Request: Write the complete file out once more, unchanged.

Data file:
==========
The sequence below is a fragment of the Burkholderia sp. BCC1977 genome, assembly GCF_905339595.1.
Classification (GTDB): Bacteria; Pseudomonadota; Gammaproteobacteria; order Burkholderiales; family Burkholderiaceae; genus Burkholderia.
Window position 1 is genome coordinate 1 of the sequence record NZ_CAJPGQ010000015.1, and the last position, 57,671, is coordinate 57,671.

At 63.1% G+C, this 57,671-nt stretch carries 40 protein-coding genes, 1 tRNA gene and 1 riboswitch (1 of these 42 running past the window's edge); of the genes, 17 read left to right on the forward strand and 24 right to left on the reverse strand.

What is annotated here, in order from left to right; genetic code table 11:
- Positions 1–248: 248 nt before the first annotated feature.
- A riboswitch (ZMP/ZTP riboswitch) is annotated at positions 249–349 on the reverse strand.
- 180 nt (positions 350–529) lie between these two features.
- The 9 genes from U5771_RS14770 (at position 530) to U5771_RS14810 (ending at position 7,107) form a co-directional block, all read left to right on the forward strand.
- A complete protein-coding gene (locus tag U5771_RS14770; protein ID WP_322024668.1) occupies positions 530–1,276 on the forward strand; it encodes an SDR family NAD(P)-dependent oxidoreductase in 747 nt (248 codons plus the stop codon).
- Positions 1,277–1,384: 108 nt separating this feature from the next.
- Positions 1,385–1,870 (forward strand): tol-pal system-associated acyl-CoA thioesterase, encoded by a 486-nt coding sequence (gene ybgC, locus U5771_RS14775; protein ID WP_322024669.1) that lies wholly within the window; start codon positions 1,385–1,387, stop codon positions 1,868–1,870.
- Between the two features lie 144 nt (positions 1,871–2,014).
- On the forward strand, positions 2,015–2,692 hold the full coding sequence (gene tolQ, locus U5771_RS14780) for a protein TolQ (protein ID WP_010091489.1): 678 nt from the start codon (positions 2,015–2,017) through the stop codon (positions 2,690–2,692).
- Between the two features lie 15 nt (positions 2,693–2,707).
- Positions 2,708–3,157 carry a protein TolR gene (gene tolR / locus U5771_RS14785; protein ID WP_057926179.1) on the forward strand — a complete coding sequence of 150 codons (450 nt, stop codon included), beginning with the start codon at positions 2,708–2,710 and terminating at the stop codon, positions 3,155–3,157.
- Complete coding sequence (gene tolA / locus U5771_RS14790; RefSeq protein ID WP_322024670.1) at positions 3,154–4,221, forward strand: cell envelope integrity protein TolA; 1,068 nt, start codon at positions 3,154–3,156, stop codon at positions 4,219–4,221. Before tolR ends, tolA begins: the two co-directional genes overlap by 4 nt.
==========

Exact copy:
The sequence below is a fragment of the Burkholderia sp. BCC1977 genome, assembly GCF_905339595.1.
Classification (GTDB): Bacteria; Pseudomonadota; Gammaproteobacteria; order Burkholderiales; family Burkholderiaceae; genus Burkholderia.
Window position 1 is genome coordinate 1 of the sequence record NZ_CAJPGQ010000015.1, and the last position, 57,671, is coordinate 57,671.

At 63.1% G+C, this 57,671-nt stretch carries 40 protein-coding genes, 1 tRNA gene and 1 riboswitch (1 of these 42 running past the window's edge); of the genes, 17 read left to right on the forward strand and 24 right to left on the reverse strand.

What is annotated here, in order from left to right; genetic code table 11:
- Positions 1–248: 248 nt before the first annotated feature.
- A riboswitch (ZMP/ZTP riboswitch) is annotated at positions 249–349 on the reverse strand.
- 180 nt (positions 350–529) lie between these two features.
- The 9 genes from U5771_RS14770 (at position 530) to U5771_RS14810 (ending at position 7,107) form a co-directional block, all read left to right on the forward strand.
- A complete protein-coding gene (locus tag U5771_RS14770; protein ID WP_322024668.1) occupies positions 530–1,276 on the forward strand; it encodes an SDR family NAD(P)-dependent oxidoreductase in 747 nt (248 codons plus the stop codon).
- Positions 1,277–1,384: 108 nt separating this feature from the next.
- Positions 1,385–1,870 (forward strand): tol-pal system-associated acyl-CoA thioesterase, encoded by a 486-nt coding sequence (gene ybgC, locus U5771_RS14775; protein ID WP_322024669.1) that lies wholly within the window; start codon positions 1,385–1,387, stop codon positions 1,868–1,870.
- Between the two features lie 144 nt (positions 1,871–2,014).
- On the forward strand, positions 2,015–2,692 hold the full coding sequence (gene tolQ, locus U5771_RS14780) for a protein TolQ (protein ID WP_010091489.1): 678 nt from the start codon (positions 2,015–2,017) through the stop codon (positions 2,690–2,692).
- Between the two features lie 15 nt (positions 2,693–2,707).
- Positions 2,708–3,157 carry a protein TolR gene (gene tolR / locus U5771_RS14785; protein ID WP_057926179.1) on the forward strand — a complete coding sequence of 150 codons (450 nt, stop codon included), beginning with the start codon at positions 2,708–2,710 and terminating at the stop codon, positions 3,155–3,157.
- Complete coding sequence (gene tolA / locus U5771_RS14790; RefSeq protein ID WP_322024670.1) at positions 3,154–4,221, forward strand: cell envelope integrity protein TolA; 1,068 nt, start codon at positions 3,154–3,156, stop codon at positions 4,219–4,221. Before tolR ends, tolA begins: the two co-directional genes overlap by 4 nt.